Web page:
Am I being to fussy?

Limey

Well-known member
Jul 14, 2011
92
#1
Last week we had our concrete pool deck fitted with flagstone pavers. We opted for the slate look 3 piece random Heritage pavers.

My concerns are some pavers are either slightly too high and some too low. Pics attached .

I already had the installer reset a few pavers .

 

Dirk

Gold Supporter
TFP Guide
Nov 12, 2017
4,375
Central California
#2
There are industry standards (depending on where you live), that determine acceptable workmanship. For example, when setting tile, their height can vary only by x amount. I think it's the thickness of a dime or something like that. There will likely be some sort of similar dimension for pavers, though, sorry, I'm not sure what the resource is for such things. Someone else here might know. Is there a building inspector involved in your project? Or maybe google "acceptable paver installation specs" or something like that.

If the industry standards exist for pavers, then that will be your guide in approaching the installer about this issue...

That said, pavers won't be perfect, and even if you get them that way somehow, they can move over time. An alternate solution is to have the guy fix a few more, watch and learn, and fix them yourself, now, and when they go out again sometime in the future. That way, they can always be as perfect as you need them to be, regardless of standards.
 

uxbridgechris

Bronze Supporter
Jan 25, 2018
560
uxbridge, Ontario Canada
#3
If it is real flagstone and they are not gauged for thickness (All back grounded to the exact same thickness) , yes you are being picky. If they vary in thickness, there is no one on earth that will get them flat (not without charging you Huge amounts of $$$) nore were they meant to be.
 

riley00dog

Gold Supporter
Nov 14, 2017
2,207
Brisbane, Qld, Australia
#4
We had our pavers laid last week too and my critical side took over. We had three areas that bugged me. Two issues were lippage like you’re seeing and a third was a cut paver that I don’t think was cut quite straight, meaning the grout line between that tile and the next tapered. I immediately brought it up to the pb who came out the next day to check. I did feel like he was going to brush me off when I initially mentioned it, but they fixed the areas I brought to his attention. The lippage near the skimmer box took a couple of goes to fix. There is possibly still once paver with ever so slight lippage, but my husband doesn’t see it and I don’t either on all angles. I don’t think you are being too fussy. I would definitely bring up your concerns. There will be acceptable standards but hopefully your pb will do the right thing and fix it regardless. If you have little ones it can be a trip hazard so mention that.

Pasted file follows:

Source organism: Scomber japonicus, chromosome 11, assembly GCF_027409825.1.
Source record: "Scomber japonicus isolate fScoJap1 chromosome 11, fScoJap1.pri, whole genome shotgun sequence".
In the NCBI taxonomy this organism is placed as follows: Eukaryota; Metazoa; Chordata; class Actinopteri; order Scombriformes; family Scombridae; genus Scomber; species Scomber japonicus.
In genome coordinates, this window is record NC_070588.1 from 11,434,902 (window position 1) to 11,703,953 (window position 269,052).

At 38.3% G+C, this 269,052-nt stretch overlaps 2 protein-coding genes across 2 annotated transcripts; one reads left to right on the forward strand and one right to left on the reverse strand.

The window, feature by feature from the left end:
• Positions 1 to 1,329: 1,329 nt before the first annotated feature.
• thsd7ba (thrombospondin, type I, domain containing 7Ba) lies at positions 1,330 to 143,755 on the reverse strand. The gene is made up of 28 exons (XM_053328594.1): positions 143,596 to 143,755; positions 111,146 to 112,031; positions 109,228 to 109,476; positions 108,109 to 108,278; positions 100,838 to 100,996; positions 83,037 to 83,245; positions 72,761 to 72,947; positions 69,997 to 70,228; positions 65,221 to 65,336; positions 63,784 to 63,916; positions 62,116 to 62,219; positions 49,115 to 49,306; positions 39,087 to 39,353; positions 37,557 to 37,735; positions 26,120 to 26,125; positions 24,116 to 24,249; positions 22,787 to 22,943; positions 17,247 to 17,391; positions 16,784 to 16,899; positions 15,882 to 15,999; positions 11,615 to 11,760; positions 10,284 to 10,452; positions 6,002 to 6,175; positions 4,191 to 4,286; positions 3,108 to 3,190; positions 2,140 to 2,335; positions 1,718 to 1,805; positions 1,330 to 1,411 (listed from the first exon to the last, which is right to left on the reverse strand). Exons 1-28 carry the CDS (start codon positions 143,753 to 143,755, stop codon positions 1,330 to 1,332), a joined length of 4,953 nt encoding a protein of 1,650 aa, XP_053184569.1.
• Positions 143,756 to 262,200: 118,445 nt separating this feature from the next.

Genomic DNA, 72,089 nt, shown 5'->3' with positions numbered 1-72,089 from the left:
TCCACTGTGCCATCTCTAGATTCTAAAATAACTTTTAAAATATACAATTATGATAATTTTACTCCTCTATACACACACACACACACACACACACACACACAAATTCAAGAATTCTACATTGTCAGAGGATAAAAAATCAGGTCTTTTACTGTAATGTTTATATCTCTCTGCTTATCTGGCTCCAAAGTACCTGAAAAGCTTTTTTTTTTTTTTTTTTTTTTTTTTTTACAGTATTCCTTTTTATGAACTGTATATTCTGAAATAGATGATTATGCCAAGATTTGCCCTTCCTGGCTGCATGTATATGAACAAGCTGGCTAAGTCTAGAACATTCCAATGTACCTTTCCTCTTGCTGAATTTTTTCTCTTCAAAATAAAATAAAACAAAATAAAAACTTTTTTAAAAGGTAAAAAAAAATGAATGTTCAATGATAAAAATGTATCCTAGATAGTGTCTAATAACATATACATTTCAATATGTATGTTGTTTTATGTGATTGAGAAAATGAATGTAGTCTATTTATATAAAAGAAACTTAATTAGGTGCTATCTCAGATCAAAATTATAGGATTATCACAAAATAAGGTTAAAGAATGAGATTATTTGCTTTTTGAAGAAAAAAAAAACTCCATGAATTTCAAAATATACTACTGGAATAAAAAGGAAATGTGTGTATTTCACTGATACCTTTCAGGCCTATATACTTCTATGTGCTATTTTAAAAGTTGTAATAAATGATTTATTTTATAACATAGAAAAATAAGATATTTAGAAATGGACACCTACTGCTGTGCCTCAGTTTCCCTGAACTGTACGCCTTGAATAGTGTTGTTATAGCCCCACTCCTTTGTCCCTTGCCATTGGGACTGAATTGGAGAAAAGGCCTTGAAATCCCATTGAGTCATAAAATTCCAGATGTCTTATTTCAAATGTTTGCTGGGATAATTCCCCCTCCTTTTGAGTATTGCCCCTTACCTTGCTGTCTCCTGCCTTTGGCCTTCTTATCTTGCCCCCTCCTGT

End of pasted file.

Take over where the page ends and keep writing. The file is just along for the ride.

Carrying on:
Dirk

Gold Supporter
TFP Guide
Nov 12, 2017
4,375
Central California
#5
If you have little ones it can be a trip hazard so mention that.
I think that's the primary reason the standards exist. And there might be building codes for that, too, again, depending on where you live. Same reason stair treads must be at the same exact height, because a person can get tripped up walking up stairs that are even slightly off (1/4" or something like that, I forget, but it's very little)...
 

MinerJason

Bronze Supporter
Jan 29, 2018
150
Tucson, AZ
#6
If it is real flagstone and they are not gauged for thickness (All back grounded to the exact same thickness) , yes you are being picky. If they vary in thickness, there is no one on earth that will get them flat (not without charging you Huge amounts of $$$) nore were they meant to be.
The pictures looked like concrete pavers rather than flagstone to me, so I was confused. Then a google search for "3 piece random heritage pavers" tells me that they're concrete pavers made by a company called "Flagstone Pavers".

Talk about a confusing business name...
 
Feb 17, 2018
22
Houston/TX
#7
Last week we had our concrete pool deck fitted with flagstone pavers. We opted for the slate look 3 piece random Heritage pavers.

My concerns are some pavers are either slightly too high and some too low. Pics attached .

I already had the installer reset a few pavers .

I’m of the mindset that it never hurts to ask. Worst case they say no, best case they fix it!